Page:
A couple of months ago, we visited Istanbul. We walked and we walked and we walked, and we could have walked for many more days before becoming tired of all the sights and sounds and smells of that city. It is a place of tales untold and told and yet to tell.
It is also a place of coffee houses and restaurants, where Turkish tea and coffee are a part of every interaction. Turkish coffee…. now, there’s a thing. We passed the Mehmet Efendi coffee shop near the spice market by the Bosphorus, where the coffee is so fresh that it hardly has time to see the air before it is bagged and in the customer’s hand. The queue was long but speedy and we went from 20th in the line to having ground coffee in hand in under 5 minutes.
Turkish coffee comes with rituals. The coffee is brewed a certain way and drunk from small cups with the grounds left in as a thick sludge at the bottom. These grounds can then be read like tealeaves, an art that is apparently as old as the tradition of coffee itself. There are apparently ‘coffee reading’ gatherings, where the art of reading is discussed and taught to those who have the ability.
I’m not really one for having my fortune read, but in Istanbul, when the offer was made, I accepted. I found it a strange experience and could not really say that I was completely convinced. I’m not sure whether my host and fortune-teller, an intelligent lady of a certain age, was either. However, it did make me think about drinking vessels in general, and how intimately they are connected with our lives and our history. If cups could talk, what stories they would have to tell. I’d like, I think, to move away from taking particular fairytales in favour of making vessels (and maybe other items with equal connections to history and stories) with their own ‘untold’ tales. These may connect with ‘real’ fairytales or they might not. After all, truth can seem more of a fantasy than fiction.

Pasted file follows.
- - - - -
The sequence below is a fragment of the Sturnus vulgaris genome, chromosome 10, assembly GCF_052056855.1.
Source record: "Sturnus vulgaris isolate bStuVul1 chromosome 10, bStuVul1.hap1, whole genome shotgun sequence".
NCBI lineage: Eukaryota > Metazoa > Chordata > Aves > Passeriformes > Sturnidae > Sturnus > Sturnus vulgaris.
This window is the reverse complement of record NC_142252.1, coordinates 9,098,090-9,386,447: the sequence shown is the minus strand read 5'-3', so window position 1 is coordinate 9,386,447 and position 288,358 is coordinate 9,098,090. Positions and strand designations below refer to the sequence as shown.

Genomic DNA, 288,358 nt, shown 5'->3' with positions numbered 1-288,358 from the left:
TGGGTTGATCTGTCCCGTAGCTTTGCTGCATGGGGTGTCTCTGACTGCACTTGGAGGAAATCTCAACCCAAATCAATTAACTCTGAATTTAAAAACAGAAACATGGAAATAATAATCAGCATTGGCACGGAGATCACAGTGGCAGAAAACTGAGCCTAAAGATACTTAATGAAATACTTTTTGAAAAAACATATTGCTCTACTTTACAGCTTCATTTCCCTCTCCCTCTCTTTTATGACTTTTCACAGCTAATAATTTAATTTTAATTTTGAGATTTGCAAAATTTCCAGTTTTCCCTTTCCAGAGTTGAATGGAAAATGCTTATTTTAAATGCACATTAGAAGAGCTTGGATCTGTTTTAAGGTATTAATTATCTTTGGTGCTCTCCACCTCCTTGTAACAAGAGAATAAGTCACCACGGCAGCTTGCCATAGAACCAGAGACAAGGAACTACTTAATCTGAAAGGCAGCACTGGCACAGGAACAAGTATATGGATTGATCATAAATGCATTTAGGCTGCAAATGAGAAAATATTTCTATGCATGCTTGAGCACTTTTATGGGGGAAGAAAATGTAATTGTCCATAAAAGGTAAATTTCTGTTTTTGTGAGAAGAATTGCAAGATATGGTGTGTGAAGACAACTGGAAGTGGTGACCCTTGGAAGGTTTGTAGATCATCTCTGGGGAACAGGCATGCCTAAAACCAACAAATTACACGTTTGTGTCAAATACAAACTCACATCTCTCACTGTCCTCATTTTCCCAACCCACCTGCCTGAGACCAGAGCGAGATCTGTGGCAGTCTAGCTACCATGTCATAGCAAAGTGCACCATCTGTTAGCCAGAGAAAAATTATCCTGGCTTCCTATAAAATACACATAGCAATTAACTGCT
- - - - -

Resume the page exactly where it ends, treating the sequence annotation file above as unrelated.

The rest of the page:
And so to my first ‘coffee cups’. Settle down and pour yourself a small brew…but only small, because this is only a small beginning.
My first looks like this:
My next, which comes with a little story:
This cup belongs to a girl with a very special voice whose bedroom was in a tower and who grew up in the woods with a strange love of Dr Who. The cup shows a dog barking at a bowl of porridge. I’m not sure why this is exactly, but I know that this image relates to the girl…. that’s her story to tell. With luck and a fair wind, she’ll be telling it to the world in time.